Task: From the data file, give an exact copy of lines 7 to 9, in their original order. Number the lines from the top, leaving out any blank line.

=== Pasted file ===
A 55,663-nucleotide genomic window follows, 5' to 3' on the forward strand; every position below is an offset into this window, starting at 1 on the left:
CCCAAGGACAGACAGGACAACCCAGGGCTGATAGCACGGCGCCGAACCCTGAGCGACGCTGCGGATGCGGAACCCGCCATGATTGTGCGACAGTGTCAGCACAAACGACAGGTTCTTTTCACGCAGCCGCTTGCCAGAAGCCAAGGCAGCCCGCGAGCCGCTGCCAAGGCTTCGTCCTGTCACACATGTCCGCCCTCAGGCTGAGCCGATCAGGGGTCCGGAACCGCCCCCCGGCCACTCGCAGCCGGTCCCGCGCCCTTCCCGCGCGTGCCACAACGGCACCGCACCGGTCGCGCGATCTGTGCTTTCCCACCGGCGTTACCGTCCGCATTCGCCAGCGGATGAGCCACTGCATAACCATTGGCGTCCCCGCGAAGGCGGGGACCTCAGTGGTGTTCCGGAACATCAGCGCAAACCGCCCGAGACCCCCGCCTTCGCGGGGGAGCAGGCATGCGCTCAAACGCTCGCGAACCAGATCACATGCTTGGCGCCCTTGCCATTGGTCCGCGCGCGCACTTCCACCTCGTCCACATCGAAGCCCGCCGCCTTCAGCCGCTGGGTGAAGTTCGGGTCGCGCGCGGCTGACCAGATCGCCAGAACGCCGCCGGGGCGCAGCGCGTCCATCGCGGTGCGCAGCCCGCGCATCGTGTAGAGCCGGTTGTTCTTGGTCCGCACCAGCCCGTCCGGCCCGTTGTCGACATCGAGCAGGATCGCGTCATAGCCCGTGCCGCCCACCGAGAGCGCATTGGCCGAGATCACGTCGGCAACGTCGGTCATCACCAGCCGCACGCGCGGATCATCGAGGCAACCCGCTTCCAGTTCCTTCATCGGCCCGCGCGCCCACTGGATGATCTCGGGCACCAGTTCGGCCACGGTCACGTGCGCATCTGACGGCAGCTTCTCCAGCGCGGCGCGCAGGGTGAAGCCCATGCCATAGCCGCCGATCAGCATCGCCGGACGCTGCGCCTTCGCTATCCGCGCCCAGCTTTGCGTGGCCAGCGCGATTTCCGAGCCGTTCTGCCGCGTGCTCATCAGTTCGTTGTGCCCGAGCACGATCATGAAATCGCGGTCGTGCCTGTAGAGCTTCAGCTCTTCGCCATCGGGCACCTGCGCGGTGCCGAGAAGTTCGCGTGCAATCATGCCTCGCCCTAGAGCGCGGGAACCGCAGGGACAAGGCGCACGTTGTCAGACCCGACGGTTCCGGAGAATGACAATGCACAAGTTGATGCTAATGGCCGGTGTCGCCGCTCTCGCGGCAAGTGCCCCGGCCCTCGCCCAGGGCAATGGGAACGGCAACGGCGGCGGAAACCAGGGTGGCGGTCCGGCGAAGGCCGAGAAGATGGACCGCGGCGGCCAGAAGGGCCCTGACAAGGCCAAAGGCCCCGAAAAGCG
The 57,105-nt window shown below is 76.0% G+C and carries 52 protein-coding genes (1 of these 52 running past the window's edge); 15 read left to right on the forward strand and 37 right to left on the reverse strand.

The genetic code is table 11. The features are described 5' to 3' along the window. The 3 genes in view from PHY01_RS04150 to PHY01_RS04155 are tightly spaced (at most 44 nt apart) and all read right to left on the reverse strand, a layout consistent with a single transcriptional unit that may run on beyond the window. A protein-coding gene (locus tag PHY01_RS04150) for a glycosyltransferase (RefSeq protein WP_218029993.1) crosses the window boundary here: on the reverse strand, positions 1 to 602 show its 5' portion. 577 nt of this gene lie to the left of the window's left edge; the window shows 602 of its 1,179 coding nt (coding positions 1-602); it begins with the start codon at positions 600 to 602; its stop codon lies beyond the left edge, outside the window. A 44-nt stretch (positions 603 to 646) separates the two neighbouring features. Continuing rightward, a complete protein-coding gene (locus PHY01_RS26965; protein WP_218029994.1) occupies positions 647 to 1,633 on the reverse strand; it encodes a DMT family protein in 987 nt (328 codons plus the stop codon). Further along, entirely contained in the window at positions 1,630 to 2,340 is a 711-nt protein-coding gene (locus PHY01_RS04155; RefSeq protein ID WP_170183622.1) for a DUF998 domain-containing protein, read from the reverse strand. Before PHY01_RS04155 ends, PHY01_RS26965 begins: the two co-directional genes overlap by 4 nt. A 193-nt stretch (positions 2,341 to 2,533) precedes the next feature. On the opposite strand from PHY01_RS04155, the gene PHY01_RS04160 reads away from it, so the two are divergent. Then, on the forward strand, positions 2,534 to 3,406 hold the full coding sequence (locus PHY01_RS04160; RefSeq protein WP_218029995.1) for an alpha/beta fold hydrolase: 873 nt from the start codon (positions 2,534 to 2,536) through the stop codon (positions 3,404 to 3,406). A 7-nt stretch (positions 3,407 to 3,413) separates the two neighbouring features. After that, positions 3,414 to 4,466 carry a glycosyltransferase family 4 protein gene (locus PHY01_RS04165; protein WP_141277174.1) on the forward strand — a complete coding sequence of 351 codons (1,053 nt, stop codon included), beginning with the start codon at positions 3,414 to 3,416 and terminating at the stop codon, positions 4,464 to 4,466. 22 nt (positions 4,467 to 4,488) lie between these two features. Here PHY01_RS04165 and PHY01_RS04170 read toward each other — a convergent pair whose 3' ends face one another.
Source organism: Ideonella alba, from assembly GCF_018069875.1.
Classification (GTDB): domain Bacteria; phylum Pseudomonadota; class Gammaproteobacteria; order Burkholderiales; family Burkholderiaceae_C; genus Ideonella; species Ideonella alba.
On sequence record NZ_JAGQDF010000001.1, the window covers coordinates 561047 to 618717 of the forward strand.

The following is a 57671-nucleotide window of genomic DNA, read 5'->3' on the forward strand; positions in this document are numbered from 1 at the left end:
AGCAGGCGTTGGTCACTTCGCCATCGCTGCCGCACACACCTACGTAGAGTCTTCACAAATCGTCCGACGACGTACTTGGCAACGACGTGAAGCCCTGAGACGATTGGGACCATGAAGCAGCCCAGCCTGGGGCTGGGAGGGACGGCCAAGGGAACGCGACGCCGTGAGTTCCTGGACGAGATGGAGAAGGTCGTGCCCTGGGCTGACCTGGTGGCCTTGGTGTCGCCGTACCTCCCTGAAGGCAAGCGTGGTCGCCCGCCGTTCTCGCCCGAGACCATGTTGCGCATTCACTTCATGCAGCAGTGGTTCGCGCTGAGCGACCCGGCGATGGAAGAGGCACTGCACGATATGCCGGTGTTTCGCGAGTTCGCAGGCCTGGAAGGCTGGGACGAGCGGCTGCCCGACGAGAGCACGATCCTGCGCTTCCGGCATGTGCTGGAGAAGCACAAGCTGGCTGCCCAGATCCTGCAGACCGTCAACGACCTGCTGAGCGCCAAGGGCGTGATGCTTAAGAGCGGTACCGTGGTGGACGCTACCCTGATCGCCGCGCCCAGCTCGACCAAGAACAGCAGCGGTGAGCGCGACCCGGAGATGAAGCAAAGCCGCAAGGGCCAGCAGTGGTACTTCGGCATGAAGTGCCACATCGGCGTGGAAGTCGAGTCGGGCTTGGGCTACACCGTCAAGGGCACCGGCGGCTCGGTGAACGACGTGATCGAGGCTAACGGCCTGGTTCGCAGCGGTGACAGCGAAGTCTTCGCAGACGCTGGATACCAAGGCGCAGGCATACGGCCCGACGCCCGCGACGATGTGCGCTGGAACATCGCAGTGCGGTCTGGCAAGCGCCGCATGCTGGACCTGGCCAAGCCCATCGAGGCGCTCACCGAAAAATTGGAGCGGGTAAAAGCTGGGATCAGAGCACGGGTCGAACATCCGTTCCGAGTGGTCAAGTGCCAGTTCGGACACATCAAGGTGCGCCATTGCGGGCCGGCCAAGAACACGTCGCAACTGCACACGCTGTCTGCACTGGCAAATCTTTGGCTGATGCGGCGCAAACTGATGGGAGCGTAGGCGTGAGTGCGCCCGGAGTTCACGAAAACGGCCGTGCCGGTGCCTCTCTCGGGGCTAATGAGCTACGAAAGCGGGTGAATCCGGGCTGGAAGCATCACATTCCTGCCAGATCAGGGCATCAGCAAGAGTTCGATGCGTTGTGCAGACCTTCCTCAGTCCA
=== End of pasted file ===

On sequence record NZ_JAGQDF010000001.1, the window covers coordinates 561047 to 618717 of the forward strand.

The following is a 57671-nucleotide window of genomic DNA, read 5'->3' on the forward strand; positions in this document are numbered from 1 at the left end:
AGCAGGCGTTGGTCACTTCGCCATCGCTGCCGCACACACCTACGTAGAGTCTTCACAAATCGTCCGACGACGTACTTGGCAACGACGTGAAGCCCTGAGACGATTGGGACCATGAAGCAGCCCAGCCTGGGGCTGGGAGGGACGGCCAAGGGAACGCGACGCCGTGAGTTCCTGGACGAGATGGAGAAGGTCGTGCCCTGGGCTGACCTGGTGGCCTTGGTGTCGCCGTACCTCCCTGAAGGCAAGCGTGGTCGCCCGCCGTTCTCGCCCGAGACCATGTTGCGCATTCACTTCATGCAGCAGTGGTTCGCGCTGAGCGACCCGGCGATGGAAGAGGCACTGCACGATATGCCGGTGTTTCGCGAGTTCGCAGGCCTGGAAGGCTGGGACGAGCGGCTGCCCGACGAGAGCACGATCCTGCGCTTCCGGCATGTGCTGGAGAAGCACAAGCTGGCTGCCCAGATCCTGCAGACCGTCAACGACCTGCTGAGCGCCAAGGGCGTGATGCTTAAGAGCGGTACCGTGGTGGACGCTACCCTGATCGCCGCGCCCAGCTCGACCAAGAACAGCAGCGGTGAGCGCGACCCGGAGATGAAGCAAAGCCGCAAGGGCCAGCAGTGGTACTTCGGCATGAAGTGCCACATCGGCGTGGAAGTCGAGTCGGGCTTGGGCTACACCGTCAAGGGCACCGGCGGCTCGGTGAACGACGTGATCGAGGCTAACGGCCTGGTTCGCAGCGGTGACAGCGAAGTCTTCGCAGACGCTGGATACCAAGGCGCAGGCATACGGCCCGACGCCCGCGACGATGTGCGCTGGAACATCGCAGTGCGGTCTGGCAAGCGCCGCATGCTGGACCTGGCCAAGCCCATCGAGGCGCTCACCGAAAAATTGGAGCGGGTAAAAGCTGGGATCAGAGCACGGGTCGAACATCCGTTCCGAGTGGTCAAGTGCCAGTTCGGACACATCAAGGTGCGCCATTGCGGGCCGGCCAAGAACACGTCGCAACTGCACACGCTGTCTGCACTGGCAAATCTTTGGCTGATGCGGCGCAAACTGATGGGAGCGTAGGCGTGAGTGCGCCCGGAGTTCACGAAAACGGCCGTGCCGGTGCCTCTCTCGGGGCTAATGAGCTACGAAAGCGGGTGAATCCGGGCTGGAAGCATCACATTCCTGCCAGATCAGGGCATCAGCAAGAGTTCGATGCGTTGTGCAGACCTTCCTCAGTCCA